Such agility is essential in an industry driven by technology, and MacDonald cites several examples of how product trends tend to rise and fall in tandem with one’s course through a career in an industry that seems to perpetually keep all its people. Particularly significant in this regard are line arrays, which MacDonald joked were the “old technology” that he and his cohorts rebelled against when they were just getting their start, and then later embraced following the innovations of Christian Heil in the 1990s.
“One thing that’s a challenge and an opportunity in our business is that technology cycles are really getting faster and faster now,” he noted, pointing out that even the largest evolutionary steps in audio technology from the 1960s to the 1970s would not have required much retraining, but in that same span between the 1980s or 1990s to the present, constant technical training is essential to staying in the game.
MacDonald and Mikael Stewart, now CTO and VP of ATK, at the Closing Ceremonies for the 1984 Olympics. The personal is another key to forward progression in the industry that has enduringly kept MacDonald entertained and challenged. “There’s a certain amount of luck or randomness to getting the opportunity to work on things that give you the insight, skills, and experience to move up to the next level,” he noted, elaborating, “I think that technical skills give you the entrée into the business, but people skills are the key to being successful.”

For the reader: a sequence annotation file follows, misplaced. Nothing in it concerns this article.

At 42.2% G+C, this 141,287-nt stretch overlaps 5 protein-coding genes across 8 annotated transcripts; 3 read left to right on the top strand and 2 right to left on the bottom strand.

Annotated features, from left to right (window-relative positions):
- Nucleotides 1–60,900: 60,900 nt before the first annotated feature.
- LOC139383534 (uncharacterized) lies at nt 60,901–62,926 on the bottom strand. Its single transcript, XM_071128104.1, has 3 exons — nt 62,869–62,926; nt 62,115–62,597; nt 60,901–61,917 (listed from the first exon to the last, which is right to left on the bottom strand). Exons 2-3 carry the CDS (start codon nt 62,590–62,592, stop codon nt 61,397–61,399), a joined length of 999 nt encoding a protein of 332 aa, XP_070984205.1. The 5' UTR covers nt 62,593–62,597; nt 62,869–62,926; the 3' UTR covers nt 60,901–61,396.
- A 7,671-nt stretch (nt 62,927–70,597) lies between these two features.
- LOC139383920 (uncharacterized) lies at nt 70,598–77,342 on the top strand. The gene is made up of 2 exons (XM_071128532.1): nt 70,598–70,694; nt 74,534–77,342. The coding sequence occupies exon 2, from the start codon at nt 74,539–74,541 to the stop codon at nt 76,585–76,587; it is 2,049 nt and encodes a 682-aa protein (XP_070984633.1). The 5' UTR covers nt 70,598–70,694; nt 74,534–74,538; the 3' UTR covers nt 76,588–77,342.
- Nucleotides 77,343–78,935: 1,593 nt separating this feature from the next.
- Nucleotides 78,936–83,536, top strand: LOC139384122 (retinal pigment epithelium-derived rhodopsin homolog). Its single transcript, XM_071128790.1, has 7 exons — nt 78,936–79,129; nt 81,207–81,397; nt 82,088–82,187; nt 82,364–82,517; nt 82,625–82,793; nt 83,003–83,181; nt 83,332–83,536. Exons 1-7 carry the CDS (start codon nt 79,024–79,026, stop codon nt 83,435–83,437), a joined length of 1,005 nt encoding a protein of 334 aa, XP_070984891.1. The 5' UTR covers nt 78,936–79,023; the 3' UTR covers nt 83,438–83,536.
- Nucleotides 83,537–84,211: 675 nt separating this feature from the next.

The source of enthusiasm and confidence for this “new guy” in the business of live sound, touring, and installation is the “marketing guy at my core.” Having spent the better part of two decades working for manufacturers, he approaches challenges with an eye toward maximization of outcome—and he of course finds the right metaphor to make this process appetizing. “No one wants to call themselves a contractor anymore, they say we’re integrators. But I don’t think as a group we’re very good at that, we still think like contractors. What does it mean to be an integrator? It means you have to be creative, you have to solve problems and add value for your customers,” he hypothesizes, pausing, then concluding: “You gotta cook, you gotta be a chef. You have to think about a bunch of different things and how they’re going to get blended together and there’s going to be some harmony in that blending of all those flavors and it creates something that when a person eats it, they think it’s really different, and they want to have more.”